Our beginning was rooted in the oak of a throwaway job;
I was twenty, admiring clay pots we painted in the strokes
of humid Akron days, its summer colors swirling blue.
To approach you would have been more than I could handle–
in the playground of desire, I chucked woodchips of my heart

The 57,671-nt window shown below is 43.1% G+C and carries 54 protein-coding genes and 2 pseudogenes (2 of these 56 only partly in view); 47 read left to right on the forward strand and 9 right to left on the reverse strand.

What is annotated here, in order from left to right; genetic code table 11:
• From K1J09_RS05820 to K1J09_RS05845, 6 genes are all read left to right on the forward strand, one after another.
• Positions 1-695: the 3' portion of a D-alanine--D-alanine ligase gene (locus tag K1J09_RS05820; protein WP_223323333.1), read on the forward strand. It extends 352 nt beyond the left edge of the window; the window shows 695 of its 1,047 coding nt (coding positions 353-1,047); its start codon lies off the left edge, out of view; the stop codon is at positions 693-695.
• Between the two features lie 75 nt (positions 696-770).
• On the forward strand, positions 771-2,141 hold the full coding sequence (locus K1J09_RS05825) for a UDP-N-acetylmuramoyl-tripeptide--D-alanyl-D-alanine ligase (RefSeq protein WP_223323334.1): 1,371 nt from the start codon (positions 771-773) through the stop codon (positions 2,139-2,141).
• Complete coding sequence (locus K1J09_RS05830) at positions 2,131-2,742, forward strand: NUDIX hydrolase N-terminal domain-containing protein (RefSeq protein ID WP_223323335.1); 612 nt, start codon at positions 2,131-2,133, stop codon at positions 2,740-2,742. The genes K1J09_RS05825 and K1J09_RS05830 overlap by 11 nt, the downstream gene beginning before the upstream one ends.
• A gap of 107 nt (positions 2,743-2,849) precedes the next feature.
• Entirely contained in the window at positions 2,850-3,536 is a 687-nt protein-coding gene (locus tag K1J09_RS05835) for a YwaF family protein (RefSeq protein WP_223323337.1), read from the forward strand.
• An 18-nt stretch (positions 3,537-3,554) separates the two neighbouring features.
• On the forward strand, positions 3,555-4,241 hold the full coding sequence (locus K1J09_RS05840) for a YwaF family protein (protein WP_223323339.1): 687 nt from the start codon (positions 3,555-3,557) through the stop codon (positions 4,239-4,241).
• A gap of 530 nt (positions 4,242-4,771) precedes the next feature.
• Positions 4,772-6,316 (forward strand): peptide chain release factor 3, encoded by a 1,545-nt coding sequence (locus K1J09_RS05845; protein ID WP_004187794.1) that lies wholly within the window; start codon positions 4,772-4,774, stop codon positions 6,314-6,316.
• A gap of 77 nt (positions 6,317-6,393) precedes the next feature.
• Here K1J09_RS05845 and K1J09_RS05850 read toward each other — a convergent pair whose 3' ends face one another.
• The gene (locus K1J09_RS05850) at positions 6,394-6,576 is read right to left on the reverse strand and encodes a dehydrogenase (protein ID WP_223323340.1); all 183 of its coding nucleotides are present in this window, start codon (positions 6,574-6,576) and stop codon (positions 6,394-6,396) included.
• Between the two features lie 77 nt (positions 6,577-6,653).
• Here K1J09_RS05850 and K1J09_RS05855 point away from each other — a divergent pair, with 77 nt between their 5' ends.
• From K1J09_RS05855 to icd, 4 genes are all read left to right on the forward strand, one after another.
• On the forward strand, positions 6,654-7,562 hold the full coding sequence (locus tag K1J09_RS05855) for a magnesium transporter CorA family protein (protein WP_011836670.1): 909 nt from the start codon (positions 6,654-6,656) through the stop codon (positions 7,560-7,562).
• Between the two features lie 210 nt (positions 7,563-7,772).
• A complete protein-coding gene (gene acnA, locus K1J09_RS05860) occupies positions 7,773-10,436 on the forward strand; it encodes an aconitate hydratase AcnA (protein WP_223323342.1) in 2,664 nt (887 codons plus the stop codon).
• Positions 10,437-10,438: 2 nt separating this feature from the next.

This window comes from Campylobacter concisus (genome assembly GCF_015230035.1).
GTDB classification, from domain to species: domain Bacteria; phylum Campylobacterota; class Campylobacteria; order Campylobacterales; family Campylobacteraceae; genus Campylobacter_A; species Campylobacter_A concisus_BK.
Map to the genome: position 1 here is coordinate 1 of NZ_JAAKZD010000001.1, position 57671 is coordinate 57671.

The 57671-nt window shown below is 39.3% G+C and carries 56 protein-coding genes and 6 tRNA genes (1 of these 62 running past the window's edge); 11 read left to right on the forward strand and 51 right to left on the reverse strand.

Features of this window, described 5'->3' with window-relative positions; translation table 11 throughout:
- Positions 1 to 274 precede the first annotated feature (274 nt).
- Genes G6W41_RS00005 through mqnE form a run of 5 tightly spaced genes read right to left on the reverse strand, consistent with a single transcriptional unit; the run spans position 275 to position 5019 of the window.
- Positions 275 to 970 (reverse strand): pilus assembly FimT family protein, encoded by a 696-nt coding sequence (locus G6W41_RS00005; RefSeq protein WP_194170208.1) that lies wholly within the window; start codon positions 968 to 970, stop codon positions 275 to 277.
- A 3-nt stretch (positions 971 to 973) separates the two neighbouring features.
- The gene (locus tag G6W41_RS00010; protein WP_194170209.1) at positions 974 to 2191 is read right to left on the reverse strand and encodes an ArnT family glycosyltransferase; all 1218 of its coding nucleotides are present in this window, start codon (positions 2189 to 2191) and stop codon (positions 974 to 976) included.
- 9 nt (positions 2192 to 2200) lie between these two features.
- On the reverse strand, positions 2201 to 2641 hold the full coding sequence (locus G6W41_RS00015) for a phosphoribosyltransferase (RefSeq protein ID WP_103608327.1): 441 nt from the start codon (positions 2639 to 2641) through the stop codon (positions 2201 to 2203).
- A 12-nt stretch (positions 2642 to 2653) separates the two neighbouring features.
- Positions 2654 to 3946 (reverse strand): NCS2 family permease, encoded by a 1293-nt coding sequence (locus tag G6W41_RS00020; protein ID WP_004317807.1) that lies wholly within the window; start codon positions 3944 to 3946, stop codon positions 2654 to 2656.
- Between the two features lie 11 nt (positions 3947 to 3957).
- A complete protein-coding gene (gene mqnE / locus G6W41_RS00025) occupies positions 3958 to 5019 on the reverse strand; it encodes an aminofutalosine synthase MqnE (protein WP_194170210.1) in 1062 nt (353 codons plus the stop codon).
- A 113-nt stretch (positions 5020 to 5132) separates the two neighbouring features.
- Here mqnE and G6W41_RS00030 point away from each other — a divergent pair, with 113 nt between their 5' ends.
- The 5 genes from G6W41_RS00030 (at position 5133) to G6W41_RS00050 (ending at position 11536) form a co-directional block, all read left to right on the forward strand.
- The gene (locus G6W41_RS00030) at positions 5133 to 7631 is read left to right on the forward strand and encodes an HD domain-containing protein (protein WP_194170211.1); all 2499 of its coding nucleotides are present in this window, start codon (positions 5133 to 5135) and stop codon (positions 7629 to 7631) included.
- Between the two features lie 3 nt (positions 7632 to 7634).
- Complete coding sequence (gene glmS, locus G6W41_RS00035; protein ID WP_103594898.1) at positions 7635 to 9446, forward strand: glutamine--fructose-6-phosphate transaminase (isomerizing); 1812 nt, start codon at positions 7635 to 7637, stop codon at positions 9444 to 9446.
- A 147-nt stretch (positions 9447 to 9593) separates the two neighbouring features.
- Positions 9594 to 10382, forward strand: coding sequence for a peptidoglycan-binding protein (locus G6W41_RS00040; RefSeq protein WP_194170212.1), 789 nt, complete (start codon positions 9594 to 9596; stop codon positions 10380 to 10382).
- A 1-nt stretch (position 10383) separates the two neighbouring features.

into the air and they never came down. I think of you often–
in pastel cartoons, how remembered faces fade. After summer
ended, I knew I would never see you again. How the seasons
burn like leaves then rise to ashes, clinging warm to trees.
(originally published in Poetry Super Highway, Winter 2018)